Church suspends rules against marijuana investment

The Church of England announced this week that they will repeal their own self-imposed rules against investment in medicinal marijuana. The investment arm of the church, known as the Church Commissioners for England, manages a $10.4 billion portfolio which the church describes as a «diversified portfolio spread across a broad range of asset classes, consistent with our ethical guidelines.»

The mission of the Church Commissioners states that the investments contribute «approximately 15% of the Church’s annual running costs.»

The announcement that marijuana, which the United Kingdom legalized for recreational use in November, could become a source of funding for the church drew heavy criticism from conservative Anglicans. Independent Anglican priest Jules Gomes said in a statement to the Daily Caller, «The Church of England is in a quagmire of its own making. It has lashed itself to the mast of cultural Marxism. Hence, it is content to go along with any fashionable ideology that pops up. Why does the church have to invest in something that it knows little about? Has there been robust research carried out? In what way does investing in medical marijuana further the mission of preaching the gospel and making disciples?»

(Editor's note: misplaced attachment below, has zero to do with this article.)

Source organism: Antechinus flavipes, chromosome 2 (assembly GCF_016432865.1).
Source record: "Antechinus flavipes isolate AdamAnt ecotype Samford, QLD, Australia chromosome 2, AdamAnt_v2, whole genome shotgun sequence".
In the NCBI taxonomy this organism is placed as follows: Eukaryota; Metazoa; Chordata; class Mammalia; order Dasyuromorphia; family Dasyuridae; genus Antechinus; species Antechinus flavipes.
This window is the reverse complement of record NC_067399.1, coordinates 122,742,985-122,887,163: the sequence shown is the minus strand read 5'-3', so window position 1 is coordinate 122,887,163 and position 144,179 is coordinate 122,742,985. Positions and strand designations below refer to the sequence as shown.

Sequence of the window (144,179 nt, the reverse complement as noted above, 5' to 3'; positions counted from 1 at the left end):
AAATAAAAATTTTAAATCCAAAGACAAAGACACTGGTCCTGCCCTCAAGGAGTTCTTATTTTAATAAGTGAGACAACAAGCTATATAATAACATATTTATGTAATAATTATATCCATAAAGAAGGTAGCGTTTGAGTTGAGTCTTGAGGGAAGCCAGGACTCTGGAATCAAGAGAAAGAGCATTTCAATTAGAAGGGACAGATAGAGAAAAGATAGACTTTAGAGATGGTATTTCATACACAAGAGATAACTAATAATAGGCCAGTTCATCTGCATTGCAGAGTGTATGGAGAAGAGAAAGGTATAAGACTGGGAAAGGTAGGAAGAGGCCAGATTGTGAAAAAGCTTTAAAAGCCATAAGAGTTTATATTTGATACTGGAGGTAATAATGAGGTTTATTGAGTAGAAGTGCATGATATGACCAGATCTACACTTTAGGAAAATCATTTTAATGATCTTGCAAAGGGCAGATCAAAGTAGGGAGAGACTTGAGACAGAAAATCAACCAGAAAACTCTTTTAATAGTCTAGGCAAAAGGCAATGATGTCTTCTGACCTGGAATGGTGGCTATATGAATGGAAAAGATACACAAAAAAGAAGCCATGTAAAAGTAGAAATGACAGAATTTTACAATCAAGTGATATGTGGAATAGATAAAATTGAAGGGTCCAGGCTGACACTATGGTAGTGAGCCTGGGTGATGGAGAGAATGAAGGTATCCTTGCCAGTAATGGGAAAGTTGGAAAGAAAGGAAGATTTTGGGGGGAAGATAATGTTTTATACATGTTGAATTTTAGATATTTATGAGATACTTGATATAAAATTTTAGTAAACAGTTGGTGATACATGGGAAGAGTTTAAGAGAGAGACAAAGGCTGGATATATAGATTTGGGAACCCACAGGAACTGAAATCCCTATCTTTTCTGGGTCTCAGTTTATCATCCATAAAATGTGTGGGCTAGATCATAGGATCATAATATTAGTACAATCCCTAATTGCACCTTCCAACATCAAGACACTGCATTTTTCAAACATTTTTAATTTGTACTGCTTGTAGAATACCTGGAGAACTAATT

The Church of England takes the position that medicinal marijuana should be considered as any other therapeutic medication. «There has been no change to our overall position on medicines,» a spokesman of the Church told the Christian British magazine Premier.«We will hold medicinal cannabis to the same standards as we hold other pharmaceuticals, and invest only if properly licensed and regulated for medicinal use.»

Read the original article Washington Examiner